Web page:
‘Heads could roll’: New Zealand spy watchdog probes possible complicity in CIA torture
New Zealand’s spy watchdog is acting on information disclosed in last year’s controversial US Senate Intelligence Committee Report, which outlined both the torture methods used and the countries that made it all possible; although “the names of those countries have been redacted,” according to Cheryl Gwyn, New Zealand’s Inspector-General of Intelligence and Security.
“I identified a public interest in inquiring into whether New Zealand’s intelligence agencies and personnel knew or were otherwise connected with or risked connection to the activities discussed in the US Senate Report. To address that interest, I commenced an own motion inquiry,” Gwyn wrote in her annual report.
Gwyn, the inspector-general, pointed out that the investigation “does not suggest or presuppose” that any involvement on the part of the Security Intelligence Service (SIS) necessarily took place.
The purpose of the inquiry is to establish any possible past complicity on the part of the SIS and the Government Communications and Security Bureau (GCSB), and to assess the risks of any such illegal cooperation taking place in the future.
The New Zealand Herald could not get confirmation from the country’s security services minister, Chris Finlayson, on whether he was tipped off about a potential connection between the CIA’s illegal torture program and the SIS.
However, according to security analyst Paul Buchanan’s interview with Radio New Zealand, as cited by the Herald, Gwyn has “opened a can of worms here because there was no reason for her to open this inquiry unless she saw something.”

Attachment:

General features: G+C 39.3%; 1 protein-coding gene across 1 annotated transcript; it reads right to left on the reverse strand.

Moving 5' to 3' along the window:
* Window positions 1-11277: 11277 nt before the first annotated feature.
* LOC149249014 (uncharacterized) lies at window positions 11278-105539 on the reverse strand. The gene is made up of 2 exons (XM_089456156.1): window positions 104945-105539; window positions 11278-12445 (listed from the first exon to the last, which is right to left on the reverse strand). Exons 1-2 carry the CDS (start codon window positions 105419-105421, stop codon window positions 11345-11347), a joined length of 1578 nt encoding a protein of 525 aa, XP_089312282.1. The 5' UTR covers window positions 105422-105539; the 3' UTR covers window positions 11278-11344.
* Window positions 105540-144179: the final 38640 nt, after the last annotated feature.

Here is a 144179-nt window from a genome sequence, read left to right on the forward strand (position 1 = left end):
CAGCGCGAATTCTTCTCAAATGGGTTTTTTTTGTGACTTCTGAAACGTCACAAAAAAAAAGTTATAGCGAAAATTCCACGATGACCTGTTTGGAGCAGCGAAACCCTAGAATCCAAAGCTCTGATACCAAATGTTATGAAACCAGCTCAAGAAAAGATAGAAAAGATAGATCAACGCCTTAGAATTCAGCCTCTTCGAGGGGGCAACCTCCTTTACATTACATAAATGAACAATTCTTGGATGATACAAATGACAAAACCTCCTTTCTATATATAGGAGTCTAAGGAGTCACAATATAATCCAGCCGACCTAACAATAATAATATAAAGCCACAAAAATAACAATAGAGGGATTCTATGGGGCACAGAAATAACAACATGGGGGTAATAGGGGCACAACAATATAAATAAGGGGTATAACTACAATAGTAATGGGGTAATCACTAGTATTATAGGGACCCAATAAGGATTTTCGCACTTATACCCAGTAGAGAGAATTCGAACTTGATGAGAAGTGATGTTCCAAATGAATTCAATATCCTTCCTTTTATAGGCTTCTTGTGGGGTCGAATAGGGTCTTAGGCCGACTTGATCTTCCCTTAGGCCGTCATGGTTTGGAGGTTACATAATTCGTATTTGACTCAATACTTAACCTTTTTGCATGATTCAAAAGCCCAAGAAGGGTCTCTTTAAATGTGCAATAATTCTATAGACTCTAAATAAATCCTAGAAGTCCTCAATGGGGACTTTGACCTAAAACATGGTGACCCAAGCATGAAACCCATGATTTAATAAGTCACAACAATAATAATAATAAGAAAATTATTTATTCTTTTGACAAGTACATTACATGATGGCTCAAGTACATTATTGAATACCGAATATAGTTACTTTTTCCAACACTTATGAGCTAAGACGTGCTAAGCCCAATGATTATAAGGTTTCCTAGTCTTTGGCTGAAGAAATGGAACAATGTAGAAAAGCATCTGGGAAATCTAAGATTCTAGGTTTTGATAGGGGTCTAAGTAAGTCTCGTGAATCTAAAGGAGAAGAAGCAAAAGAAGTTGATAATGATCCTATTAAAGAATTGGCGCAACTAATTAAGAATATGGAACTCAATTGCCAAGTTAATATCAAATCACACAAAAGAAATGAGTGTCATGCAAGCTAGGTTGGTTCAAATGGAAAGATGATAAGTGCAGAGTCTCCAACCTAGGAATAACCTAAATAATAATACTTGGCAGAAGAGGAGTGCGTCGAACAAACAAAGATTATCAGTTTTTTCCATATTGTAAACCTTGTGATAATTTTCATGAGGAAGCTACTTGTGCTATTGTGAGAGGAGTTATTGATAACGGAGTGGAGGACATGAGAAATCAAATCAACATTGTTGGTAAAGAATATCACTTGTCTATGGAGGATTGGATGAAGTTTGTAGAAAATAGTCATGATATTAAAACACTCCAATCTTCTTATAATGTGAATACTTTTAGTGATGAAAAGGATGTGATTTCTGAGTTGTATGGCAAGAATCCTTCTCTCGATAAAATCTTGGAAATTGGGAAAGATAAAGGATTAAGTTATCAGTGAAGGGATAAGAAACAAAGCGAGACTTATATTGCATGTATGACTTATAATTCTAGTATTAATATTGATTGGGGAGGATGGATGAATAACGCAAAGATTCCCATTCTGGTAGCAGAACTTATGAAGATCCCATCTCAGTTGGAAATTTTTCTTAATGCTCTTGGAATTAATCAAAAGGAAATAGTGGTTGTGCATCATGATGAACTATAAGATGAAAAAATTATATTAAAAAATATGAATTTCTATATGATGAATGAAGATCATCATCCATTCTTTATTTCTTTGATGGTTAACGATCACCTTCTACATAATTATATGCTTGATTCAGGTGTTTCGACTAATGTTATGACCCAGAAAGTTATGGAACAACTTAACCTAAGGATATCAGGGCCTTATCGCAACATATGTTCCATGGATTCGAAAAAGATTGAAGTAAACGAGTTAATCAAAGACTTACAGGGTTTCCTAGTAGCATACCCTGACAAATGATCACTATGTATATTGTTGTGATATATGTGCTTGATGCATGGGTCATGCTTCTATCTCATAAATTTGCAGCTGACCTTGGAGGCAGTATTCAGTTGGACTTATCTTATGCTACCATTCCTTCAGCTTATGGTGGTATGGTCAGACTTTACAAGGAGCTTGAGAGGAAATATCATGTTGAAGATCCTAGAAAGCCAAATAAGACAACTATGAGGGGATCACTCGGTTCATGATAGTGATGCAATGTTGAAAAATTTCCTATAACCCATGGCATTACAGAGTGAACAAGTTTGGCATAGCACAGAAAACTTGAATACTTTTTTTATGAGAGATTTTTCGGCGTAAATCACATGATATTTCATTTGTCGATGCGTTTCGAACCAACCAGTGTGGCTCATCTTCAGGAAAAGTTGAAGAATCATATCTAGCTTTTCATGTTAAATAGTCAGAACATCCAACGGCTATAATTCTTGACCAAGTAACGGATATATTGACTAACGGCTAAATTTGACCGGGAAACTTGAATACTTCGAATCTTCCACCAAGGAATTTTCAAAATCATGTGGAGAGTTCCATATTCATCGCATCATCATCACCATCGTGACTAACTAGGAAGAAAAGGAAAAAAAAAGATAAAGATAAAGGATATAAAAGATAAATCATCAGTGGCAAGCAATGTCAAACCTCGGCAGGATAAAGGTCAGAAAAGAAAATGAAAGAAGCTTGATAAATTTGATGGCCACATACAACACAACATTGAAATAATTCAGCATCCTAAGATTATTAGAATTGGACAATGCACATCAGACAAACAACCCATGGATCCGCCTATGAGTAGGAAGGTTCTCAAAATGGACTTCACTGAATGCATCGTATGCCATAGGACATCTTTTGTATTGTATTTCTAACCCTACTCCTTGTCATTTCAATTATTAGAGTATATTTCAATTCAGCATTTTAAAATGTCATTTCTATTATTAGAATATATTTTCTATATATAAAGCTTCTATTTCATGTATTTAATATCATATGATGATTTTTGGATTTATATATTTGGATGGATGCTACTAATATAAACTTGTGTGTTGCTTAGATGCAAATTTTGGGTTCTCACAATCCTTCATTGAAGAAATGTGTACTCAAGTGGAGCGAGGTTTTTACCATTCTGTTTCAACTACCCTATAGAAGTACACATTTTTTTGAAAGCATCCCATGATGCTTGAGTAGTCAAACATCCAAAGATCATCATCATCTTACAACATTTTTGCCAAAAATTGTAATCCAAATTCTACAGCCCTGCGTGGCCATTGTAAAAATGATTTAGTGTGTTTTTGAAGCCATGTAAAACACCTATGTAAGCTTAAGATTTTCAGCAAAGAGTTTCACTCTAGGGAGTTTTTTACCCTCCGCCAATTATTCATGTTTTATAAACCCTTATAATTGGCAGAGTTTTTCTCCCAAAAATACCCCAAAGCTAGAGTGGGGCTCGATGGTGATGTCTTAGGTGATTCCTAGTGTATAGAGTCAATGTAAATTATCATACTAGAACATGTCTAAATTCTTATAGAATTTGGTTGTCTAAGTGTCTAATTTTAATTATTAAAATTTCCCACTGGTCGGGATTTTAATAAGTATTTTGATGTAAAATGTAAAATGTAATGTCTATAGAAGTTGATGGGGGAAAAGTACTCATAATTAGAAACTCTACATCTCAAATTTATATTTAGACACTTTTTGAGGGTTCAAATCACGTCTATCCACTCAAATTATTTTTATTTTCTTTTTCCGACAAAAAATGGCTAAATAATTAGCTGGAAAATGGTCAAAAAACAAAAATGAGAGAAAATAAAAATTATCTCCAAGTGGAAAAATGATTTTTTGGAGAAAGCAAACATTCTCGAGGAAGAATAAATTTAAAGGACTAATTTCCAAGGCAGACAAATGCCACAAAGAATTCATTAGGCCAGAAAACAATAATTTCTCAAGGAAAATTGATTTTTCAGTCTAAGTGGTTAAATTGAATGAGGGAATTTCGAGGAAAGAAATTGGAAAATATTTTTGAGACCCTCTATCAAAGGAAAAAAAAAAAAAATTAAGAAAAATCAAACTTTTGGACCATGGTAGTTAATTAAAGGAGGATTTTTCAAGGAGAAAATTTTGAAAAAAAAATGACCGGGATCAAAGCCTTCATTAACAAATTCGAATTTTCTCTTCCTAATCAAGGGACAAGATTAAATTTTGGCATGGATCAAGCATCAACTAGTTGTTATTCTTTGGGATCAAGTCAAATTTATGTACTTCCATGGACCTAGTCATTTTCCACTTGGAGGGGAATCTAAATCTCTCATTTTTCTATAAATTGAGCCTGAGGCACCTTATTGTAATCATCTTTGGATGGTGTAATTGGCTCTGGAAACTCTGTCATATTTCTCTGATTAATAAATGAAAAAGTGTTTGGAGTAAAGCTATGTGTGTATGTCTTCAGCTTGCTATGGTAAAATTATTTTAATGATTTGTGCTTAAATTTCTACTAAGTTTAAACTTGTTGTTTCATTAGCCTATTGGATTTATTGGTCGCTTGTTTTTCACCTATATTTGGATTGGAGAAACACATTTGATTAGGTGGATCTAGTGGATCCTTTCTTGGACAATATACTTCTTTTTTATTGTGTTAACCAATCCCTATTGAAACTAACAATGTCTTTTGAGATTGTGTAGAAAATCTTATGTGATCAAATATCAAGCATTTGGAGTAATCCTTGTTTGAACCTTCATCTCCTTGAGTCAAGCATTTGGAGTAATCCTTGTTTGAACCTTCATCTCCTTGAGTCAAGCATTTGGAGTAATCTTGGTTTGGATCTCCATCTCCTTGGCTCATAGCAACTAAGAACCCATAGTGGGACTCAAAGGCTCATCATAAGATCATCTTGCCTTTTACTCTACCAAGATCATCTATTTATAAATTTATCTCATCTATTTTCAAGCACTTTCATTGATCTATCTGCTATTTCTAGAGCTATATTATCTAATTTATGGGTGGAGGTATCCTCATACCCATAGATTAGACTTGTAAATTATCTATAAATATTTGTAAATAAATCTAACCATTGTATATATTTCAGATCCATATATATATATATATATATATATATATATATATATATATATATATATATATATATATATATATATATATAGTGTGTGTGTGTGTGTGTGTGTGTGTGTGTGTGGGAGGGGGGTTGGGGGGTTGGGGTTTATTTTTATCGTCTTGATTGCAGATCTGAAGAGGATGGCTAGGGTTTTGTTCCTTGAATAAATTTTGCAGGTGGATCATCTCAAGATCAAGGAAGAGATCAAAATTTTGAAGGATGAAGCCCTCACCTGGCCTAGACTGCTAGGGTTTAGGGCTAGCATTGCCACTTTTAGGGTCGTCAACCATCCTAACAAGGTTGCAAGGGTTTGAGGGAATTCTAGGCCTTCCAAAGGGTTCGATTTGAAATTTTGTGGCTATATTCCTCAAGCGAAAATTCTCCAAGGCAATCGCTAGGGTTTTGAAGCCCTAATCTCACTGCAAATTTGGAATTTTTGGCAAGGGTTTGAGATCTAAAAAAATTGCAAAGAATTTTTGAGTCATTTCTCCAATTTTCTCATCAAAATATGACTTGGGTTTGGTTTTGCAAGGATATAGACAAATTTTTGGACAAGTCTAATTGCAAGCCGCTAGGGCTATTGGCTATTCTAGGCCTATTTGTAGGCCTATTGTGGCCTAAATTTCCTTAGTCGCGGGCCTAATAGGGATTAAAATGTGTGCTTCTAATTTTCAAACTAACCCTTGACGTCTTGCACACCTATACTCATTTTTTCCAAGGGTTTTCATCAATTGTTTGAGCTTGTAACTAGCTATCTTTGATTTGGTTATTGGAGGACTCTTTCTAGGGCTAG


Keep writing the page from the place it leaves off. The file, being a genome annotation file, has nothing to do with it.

The discovery of any foul play would lead to “a very, very heavy indictment” and “heads could roll,” Buchanan said. "Because frankly, the extra rendition program, by all accounts, was illegal."
Gwyn has made it clear that the means by which intelligence is acquired should be in agreement with the gravity of a given investigation. She has also made clear she will use her office’s expanded authority to make sure there is increasing scrutiny of what the clandestine agencies do and that public awareness is expanded.
In a separate statement, she alluded to how whistleblower Edward Snowden’s disclosures about the US National Security Agency “demonstrate how critical it is to have a clear path, with appropriate protections, for disclosing information about suspected wrongdoing within an intelligence and security agency.”
Further to this, the GCSB became the subject of a separate inquiry into how it selected what foreign intelligence to undertake. Prior to the inquiry, there were allegations that the agency may have spied on those who rivaled New Zealand Trade Minister Tim Groser for a top job at the World Trade Organization.